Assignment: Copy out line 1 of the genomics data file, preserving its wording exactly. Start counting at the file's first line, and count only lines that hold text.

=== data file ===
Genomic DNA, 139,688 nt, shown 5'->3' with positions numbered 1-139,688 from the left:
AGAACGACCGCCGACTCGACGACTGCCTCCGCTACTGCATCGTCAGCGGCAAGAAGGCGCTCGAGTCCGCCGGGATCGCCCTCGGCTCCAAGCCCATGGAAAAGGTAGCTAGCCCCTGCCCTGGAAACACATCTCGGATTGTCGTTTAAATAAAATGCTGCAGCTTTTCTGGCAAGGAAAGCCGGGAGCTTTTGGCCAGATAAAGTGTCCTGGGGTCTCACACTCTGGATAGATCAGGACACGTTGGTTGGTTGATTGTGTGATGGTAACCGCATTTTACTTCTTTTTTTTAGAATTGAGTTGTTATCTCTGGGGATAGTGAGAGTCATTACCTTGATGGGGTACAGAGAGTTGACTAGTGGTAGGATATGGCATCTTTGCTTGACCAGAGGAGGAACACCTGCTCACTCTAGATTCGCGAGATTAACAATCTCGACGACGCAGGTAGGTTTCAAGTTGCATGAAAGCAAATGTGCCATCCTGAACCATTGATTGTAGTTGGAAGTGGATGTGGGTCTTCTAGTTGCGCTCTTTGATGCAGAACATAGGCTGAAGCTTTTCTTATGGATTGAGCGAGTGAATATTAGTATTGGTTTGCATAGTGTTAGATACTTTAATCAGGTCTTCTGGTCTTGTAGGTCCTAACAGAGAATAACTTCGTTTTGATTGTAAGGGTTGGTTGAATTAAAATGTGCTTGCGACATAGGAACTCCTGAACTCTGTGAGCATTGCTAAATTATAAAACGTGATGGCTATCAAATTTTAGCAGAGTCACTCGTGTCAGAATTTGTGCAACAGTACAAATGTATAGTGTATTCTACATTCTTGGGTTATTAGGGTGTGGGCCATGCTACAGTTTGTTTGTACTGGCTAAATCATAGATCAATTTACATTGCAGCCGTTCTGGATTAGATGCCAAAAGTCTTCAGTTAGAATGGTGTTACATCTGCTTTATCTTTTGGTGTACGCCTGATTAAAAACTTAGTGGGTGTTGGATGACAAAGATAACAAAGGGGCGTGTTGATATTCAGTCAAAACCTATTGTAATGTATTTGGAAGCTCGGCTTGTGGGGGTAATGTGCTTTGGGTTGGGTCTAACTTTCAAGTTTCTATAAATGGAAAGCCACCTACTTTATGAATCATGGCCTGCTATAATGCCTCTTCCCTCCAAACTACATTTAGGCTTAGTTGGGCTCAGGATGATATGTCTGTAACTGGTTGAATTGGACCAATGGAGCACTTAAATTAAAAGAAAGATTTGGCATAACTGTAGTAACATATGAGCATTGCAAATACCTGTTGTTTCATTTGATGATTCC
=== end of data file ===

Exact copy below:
Genomic DNA, 139,688 nt, shown 5'->3' with positions numbered 1-139,688 from the left: